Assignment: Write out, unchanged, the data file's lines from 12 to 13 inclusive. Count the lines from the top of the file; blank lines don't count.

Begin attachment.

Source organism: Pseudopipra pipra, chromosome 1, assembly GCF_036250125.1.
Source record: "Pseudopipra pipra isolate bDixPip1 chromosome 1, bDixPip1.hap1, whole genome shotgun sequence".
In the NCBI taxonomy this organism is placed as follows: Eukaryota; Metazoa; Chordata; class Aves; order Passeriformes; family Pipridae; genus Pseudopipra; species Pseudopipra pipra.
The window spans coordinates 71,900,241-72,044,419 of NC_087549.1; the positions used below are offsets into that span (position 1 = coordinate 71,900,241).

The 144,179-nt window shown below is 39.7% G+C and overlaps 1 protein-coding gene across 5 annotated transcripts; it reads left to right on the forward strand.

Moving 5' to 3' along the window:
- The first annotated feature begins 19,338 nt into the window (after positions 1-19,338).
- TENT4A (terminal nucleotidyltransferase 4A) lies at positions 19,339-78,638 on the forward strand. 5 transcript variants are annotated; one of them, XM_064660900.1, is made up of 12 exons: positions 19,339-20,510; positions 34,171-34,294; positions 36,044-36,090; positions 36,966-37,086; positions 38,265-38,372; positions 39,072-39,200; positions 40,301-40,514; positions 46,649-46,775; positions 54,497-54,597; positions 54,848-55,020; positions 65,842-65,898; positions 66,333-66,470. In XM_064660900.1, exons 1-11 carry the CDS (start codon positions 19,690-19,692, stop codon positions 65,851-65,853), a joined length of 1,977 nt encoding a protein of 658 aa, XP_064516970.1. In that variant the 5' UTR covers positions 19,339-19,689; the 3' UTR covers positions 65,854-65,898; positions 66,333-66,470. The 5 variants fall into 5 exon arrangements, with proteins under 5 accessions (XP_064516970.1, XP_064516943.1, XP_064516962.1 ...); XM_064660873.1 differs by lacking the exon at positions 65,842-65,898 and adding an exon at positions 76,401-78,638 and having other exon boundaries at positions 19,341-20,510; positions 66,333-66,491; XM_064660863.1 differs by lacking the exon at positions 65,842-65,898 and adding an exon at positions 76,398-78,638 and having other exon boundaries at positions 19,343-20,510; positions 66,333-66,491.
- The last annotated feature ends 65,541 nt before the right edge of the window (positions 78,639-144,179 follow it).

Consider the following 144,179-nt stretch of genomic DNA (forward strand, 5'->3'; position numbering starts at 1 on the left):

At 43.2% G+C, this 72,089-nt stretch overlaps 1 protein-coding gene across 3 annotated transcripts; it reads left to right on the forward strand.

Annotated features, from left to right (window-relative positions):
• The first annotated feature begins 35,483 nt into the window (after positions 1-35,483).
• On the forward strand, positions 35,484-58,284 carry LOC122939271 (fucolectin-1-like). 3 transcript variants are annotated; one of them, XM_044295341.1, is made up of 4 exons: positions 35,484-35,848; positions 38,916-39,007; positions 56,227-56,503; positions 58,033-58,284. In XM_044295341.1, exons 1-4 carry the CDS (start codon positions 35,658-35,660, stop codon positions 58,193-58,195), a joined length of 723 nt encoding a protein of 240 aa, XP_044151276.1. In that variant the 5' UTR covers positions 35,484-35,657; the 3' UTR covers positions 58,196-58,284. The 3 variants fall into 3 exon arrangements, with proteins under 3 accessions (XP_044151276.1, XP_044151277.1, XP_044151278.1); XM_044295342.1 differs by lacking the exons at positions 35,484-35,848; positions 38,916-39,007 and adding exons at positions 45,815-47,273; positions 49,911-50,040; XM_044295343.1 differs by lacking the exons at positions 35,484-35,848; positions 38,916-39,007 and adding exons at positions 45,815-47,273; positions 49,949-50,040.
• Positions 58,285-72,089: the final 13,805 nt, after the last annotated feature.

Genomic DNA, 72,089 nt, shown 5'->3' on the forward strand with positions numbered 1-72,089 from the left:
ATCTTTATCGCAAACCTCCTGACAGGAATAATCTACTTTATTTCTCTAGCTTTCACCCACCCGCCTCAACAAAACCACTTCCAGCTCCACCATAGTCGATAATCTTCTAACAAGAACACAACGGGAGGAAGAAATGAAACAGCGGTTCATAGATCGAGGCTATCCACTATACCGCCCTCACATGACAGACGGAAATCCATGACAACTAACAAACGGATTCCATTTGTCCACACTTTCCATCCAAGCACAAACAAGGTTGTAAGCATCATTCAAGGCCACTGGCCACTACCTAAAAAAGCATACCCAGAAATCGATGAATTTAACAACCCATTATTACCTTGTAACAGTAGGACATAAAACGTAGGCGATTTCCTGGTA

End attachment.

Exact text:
Annotated features, from left to right (window-relative positions):
• The first annotated feature begins 35,483 nt into the window (after positions 1-35,483).